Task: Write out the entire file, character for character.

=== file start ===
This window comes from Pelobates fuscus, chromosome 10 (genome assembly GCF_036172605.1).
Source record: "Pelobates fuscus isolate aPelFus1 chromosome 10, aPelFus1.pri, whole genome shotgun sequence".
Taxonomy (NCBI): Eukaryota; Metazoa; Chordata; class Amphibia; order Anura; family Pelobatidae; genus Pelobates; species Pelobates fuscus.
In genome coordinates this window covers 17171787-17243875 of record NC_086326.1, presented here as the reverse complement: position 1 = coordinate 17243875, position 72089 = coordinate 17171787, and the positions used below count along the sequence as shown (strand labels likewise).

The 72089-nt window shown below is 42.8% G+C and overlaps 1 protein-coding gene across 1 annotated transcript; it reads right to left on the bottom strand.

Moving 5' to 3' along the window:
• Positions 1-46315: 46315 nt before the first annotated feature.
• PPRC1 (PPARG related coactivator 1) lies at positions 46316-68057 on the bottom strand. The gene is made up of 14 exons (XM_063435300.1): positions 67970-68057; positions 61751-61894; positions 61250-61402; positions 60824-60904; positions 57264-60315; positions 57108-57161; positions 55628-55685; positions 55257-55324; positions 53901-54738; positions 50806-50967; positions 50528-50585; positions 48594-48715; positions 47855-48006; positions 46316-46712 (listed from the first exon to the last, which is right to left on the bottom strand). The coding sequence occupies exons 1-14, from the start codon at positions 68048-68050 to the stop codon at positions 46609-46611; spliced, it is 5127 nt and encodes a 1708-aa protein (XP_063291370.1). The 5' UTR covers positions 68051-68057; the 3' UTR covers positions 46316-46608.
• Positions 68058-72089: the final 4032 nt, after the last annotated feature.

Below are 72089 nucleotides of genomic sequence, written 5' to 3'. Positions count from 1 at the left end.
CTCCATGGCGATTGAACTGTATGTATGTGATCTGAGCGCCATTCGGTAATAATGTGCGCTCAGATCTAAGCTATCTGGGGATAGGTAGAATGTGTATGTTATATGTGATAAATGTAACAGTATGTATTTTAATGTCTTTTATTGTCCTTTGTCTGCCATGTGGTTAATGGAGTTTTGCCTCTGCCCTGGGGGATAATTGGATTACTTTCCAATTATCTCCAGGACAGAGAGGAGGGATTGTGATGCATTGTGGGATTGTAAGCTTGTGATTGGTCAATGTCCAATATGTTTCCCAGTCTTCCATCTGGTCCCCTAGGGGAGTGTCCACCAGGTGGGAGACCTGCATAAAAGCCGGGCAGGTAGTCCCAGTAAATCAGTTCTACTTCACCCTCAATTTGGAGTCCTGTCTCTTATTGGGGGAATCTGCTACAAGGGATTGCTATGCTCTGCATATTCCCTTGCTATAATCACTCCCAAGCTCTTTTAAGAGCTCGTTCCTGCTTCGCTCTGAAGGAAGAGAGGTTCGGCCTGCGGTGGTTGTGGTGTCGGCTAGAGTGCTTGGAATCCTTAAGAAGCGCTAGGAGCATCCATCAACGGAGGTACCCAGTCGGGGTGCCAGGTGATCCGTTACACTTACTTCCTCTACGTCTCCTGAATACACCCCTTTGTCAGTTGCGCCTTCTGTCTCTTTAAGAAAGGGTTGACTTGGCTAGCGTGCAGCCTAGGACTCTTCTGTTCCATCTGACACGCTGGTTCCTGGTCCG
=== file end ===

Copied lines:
This window comes from Pelobates fuscus, chromosome 10 (genome assembly GCF_036172605.1).
Source record: "Pelobates fuscus isolate aPelFus1 chromosome 10, aPelFus1.pri, whole genome shotgun sequence".
Taxonomy (NCBI): Eukaryota; Metazoa; Chordata; class Amphibia; order Anura; family Pelobatidae; genus Pelobates; species Pelobates fuscus.
In genome coordinates this window covers 17171787-17243875 of record NC_086326.1, presented here as the reverse complement: position 1 = coordinate 17243875, position 72089 = coordinate 17171787, and the positions used below count along the sequence as shown (strand labels likewise).

The 72089-nt window shown below is 42.8% G+C and overlaps 1 protein-coding gene across 1 annotated transcript; it reads right to left on the bottom strand.

Moving 5' to 3' along the window:
• Positions 1-46315: 46315 nt before the first annotated feature.
• PPRC1 (PPARG related coactivator 1) lies at positions 46316-68057 on the bottom strand. The gene is made up of 14 exons (XM_063435300.1): positions 67970-68057; positions 61751-61894; positions 61250-61402; positions 60824-60904; positions 57264-60315; positions 57108-57161; positions 55628-55685; positions 55257-55324; positions 53901-54738; positions 50806-50967; positions 50528-50585; positions 48594-48715; positions 47855-48006; positions 46316-46712 (listed from the first exon to the last, which is right to left on the bottom strand). The coding sequence occupies exons 1-14, from the start codon at positions 68048-68050 to the stop codon at positions 46609-46611; spliced, it is 5127 nt and encodes a 1708-aa protein (XP_063291370.1). The 5' UTR covers positions 68051-68057; the 3' UTR covers positions 46316-46608.
• Positions 68058-72089: the final 4032 nt, after the last annotated feature.

Below are 72089 nucleotides of genomic sequence, written 5' to 3'. Positions count from 1 at the left end.
CTCCATGGCGATTGAACTGTATGTATGTGATCTGAGCGCCATTCGGTAATAATGTGCGCTCAGATCTAAGCTATCTGGGGATAGGTAGAATGTGTATGTTATATGTGATAAATGTAACAGTATGTATTTTAATGTCTTTTATTGTCCTTTGTCTGCCATGTGGTTAATGGAGTTTTGCCTCTGCCCTGGGGGATAATTGGATTACTTTCCAATTATCTCCAGGACAGAGAGGAGGGATTGTGATGCATTGTGGGATTGTAAGCTTGTGATTGGTCAATGTCCAATATGTTTCCCAGTCTTCCATCTGGTCCCCTAGGGGAGTGTCCACCAGGTGGGAGACCTGCATAAAAGCCGGGCAGGTAGTCCCAGTAAATCAGTTCTACTTCACCCTCAATTTGGAGTCCTGTCTCTTATTGGGGGAATCTGCTACAAGGGATTGCTATGCTCTGCATATTCCCTTGCTATAATCACTCCCAAGCTCTTTTAAGAGCTCGTTCCTGCTTCGCTCTGAAGGAAGAGAGGTTCGGCCTGCGGTGGTTGTGGTGTCGGCTAGAGTGCTTGGAATCCTTAAGAAGCGCTAGGAGCATCCATCAACGGAGGTACCCAGTCGGGGTGCCAGGTGATCCGTTACACTTACTTCCTCTACGTCTCCTGAATACACCCCTTTGTCAGTTGCGCCTTCTGTCTCTTTAAGAAAGGGTTGACTTGGCTAGCGTGCAGCCTAGGACTCTTCTGTTCCATCTGACACGCTGGTTCCTGGTCCG